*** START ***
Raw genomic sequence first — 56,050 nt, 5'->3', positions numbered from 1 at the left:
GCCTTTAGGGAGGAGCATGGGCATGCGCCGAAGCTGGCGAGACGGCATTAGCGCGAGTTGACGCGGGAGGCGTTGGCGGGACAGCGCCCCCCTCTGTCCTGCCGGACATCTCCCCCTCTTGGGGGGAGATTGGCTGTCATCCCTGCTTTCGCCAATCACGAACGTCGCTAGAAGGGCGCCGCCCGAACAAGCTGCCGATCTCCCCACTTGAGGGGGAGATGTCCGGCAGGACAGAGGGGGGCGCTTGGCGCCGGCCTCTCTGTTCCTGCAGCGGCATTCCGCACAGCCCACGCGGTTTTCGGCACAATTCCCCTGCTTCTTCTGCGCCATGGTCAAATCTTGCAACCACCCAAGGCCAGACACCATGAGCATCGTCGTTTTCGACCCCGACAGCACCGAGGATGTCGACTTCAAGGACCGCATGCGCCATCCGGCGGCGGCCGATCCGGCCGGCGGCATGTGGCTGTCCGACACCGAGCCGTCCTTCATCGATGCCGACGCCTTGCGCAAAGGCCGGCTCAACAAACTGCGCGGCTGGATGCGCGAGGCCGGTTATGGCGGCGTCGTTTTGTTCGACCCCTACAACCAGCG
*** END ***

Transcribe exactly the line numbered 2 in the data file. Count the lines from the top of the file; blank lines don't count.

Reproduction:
GCCTTTAGGGAGGAGCATGGGCATGCGCCGAAGCTGGCGAGACGGCATTAGCGCGAGTTGACGCGGGAGGCGTTGGCGGGACAGCGCCCCCCTCTGTCCTGCCGGACATCTCCCCCTCTTGGGGGGAGATTGGCTGTCATCCCTGCTTTCGCCAATCACGAACGTCGCTAGAAGGGCGCCGCCCGAACAAGCTGCCGATCTCCCCACTTGAGGGGGAGATGTCCGGCAGGACAGAGGGGGGCGCTTGGCGCCGGCCTCTCTGTTCCTGCAGCGGCATTCCGCACAGCCCACGCGGTTTTCGGCACAATTCCCCTGCTTCTTCTGCGCCATGGTCAAATCTTGCAACCACCCAAGGCCAGACACCATGAGCATCGTCGTTTTCGACCCCGACAGCACCGAGGATGTCGACTTCAAGGACCGCATGCGCCATCCGGCGGCGGCCGATCCGGCCGGCGGCATGTGGCTGTCCGACACCGAGCCGTCCTTCATCGATGCCGACGCCTTGCGCAAAGGCCGGCTCAACAAACTGCGCGGCTGGATGCGCGAGGCCGGTTATGGCGGCGTCGTTTTGTTCGACCCCTACAACCAGCG